Aug 15, 2019

Private hate groups online prove difficult to police

Illustration: Sarah Grillo/Axios

Recent high-profile hate crimes are forcing technology companies to reassess how hate speech and harmful content manifests in closed groups online.

Why it matters: As communications become more closed off and private, experts worry that private group forums online may be festering hateful activity that could manifest itself in dangerous offline behavior.

Driving the news: Facebook said Wednesday that it would be simplifying its groups policy to make groups on its platform either "public" or "private" so that it's easier for group members to understand who can and cannot see their posts.

  • The setting update essentially makes it easier for group owners to see whether or not their posts are publicly accessible.
  • Last month, ProPublica reported that border patrol agents were joking about migrant deaths and posting sexist memes in a private Facebook group that had nearly 10,000 members. ProPublica was leaked the contents from the group page, which had been active for years.
  • Facebook says it has heard from users that they wanted more control over how their groups can be discovered.

Between the lines: Facebook isn't the only platform to struggle with closed-off groups that spew hateful rhetoric.

  • Redditquarantined” one of its biggest pro-Trump groups in June over violent threats being posted by group members. Quarantining groups means that the groups can remain on the platform, but they can't earn revenue and visitors to the groups have to opt-in to viewing the content after receiving a warning message about it.
  • 8chan, the anonymous message board that often hosts conspiracy theories and hate speech, is under pressure from lawmakers, activists and even its own creator to crack down on forums that serve as a breeding ground for hate speech. On Wednesday, the House Homeland Security Committee issued a bipartisan subpoena to 8chan's owner, Jim Watkins, to understand what's being done to counter extremism on the platform.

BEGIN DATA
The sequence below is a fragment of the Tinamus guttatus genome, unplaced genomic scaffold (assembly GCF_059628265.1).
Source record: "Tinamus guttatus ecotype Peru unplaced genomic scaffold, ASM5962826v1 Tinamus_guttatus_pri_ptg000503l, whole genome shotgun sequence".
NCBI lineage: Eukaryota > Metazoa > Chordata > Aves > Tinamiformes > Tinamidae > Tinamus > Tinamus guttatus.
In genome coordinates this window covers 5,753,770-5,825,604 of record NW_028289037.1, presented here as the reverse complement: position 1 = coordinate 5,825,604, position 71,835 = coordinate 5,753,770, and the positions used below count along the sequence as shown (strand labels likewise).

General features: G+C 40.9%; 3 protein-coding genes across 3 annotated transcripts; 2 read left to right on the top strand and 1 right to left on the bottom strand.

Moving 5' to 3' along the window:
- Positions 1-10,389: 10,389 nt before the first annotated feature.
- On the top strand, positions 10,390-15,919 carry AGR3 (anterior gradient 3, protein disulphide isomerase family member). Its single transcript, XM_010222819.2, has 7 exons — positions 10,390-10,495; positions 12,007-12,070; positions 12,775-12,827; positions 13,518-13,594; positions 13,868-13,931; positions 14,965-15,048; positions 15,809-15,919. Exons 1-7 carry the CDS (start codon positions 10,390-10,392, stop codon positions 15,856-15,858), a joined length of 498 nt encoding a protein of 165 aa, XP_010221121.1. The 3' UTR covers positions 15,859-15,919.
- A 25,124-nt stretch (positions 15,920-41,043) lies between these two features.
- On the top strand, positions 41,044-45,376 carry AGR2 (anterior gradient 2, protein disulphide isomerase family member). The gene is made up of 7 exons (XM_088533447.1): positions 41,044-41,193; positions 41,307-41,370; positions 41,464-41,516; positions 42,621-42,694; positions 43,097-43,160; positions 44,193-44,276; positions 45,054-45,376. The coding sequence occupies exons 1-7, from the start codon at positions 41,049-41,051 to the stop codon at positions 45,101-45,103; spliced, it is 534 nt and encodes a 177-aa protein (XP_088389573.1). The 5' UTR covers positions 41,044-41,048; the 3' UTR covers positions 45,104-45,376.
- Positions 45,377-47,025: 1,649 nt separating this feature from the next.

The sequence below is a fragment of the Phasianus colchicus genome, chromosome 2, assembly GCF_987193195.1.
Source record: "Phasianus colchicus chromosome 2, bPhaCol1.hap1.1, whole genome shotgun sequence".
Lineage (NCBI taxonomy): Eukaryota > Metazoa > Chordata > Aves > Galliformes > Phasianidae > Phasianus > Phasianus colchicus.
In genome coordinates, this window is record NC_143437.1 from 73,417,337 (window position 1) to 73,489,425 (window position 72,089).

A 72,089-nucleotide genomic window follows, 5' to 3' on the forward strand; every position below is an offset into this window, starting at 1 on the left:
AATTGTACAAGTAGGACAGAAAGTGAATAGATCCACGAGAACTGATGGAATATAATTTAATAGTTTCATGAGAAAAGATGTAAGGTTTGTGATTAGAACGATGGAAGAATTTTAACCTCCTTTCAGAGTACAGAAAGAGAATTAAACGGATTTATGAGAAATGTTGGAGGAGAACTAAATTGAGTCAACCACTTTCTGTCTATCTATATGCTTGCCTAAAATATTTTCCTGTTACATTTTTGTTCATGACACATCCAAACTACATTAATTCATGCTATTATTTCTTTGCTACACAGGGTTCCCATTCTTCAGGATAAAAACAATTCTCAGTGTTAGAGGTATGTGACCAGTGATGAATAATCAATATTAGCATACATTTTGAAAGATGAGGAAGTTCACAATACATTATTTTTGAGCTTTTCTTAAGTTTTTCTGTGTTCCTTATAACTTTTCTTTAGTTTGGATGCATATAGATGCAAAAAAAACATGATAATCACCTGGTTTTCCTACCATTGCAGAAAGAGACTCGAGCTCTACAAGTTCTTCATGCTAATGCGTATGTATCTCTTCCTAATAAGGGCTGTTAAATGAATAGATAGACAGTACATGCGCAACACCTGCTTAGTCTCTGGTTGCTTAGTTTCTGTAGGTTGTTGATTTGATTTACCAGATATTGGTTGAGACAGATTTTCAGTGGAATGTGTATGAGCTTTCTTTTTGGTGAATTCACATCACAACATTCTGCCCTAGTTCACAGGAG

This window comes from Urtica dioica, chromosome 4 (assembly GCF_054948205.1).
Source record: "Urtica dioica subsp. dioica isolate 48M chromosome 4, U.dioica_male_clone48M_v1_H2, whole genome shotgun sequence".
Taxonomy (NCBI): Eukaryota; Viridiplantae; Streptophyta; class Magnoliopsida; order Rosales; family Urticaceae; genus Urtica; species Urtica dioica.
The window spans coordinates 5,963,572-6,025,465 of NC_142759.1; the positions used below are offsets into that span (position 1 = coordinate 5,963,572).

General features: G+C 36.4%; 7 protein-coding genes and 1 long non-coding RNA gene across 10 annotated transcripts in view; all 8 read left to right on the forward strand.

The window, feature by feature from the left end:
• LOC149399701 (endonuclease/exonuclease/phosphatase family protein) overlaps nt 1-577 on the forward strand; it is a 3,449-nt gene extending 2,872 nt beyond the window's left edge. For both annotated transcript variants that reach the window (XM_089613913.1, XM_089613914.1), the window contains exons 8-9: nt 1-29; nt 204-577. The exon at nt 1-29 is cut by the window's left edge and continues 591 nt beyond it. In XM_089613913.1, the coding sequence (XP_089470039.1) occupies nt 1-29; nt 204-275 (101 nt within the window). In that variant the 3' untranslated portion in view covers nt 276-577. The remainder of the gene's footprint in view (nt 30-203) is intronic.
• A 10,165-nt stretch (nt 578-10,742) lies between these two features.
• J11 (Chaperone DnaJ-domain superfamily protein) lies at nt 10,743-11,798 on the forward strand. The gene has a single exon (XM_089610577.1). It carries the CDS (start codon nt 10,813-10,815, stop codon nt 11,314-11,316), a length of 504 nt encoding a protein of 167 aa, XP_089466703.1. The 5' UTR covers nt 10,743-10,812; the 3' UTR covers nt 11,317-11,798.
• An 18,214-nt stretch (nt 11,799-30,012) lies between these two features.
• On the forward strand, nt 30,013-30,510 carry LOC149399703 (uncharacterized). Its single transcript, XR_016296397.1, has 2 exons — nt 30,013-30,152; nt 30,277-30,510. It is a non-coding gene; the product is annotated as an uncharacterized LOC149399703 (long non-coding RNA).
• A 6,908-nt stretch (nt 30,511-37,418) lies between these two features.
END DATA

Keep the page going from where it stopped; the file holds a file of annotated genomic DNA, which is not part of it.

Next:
Be smart: Facebook, Reddit and other forums are reluctant to ban or take down specific groups because they don't want to infringe on free speech rights. Instead, most take steps to demote groups, making them hard to find, or to remove incentives for posting incendiary content.

The bottom line: Monitoring hate speech, even on mainstream social sites, is proving to be difficult in a world that's growing increasingly privacy-centric.

Go deeper: Privacy concerns push people to private, group-based platforms

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Exclusive: The results from Facebook's conservative bias audit

Illustration: Sarah Grillo/Axios

Facebook will release the findings of a roughly year-long conservative bias audit Tuesday, along with changes to its advertising policies as a result, executives tell Axios.

What's new: The only new policy that's being announced alongside the audit results will be a small adjustment made to Facebook's "sensational" advertising policy, which will now allow the display of medical tubes connected to the human body.

Go deeperArrowAug 20, 2019

Facebook tightens rules around self-harm images

Shannon Geames from Tennessee, wears suicide prevention wristbands while lobbying Congress. Photo: Evelyn Hockstein/for The Washington Post via Getty Images

Coinciding with World Suicide Prevention Day, Facebook is announcing a series of policy changes designed to keep users from encouraging self-harm, while also trying to preserve the ability for people to discuss their struggles without shame.

Why it matters: Globally, someone dies every 40 seconds by suicide and experts say up to 25 times as many will attempt suicide.

Go deeperArrowSep 10, 2019

In gun reform plan, Beto O'Rourke wants to hold social media liable

Beto O’Rourke speaks at a campaign re-launch on August 15 in El Paso, Texas. Photo: Sandy Huffaker/Getty Images

Former Rep. Beto O'Rourke wants to hold social media platforms liable for failing to ban "hateful activities" like harassment, white nationalism or defamation in his newly unveiled gun reform plan.

Be smart: Efforts to limit or amend Section 230 of the Communications Decency Act — which shields platforms like Google and Facebook from legal liability for users' posts — have historically failed because of free speech protections granted by the First Amendment.

Go deeperArrowAug 17, 2019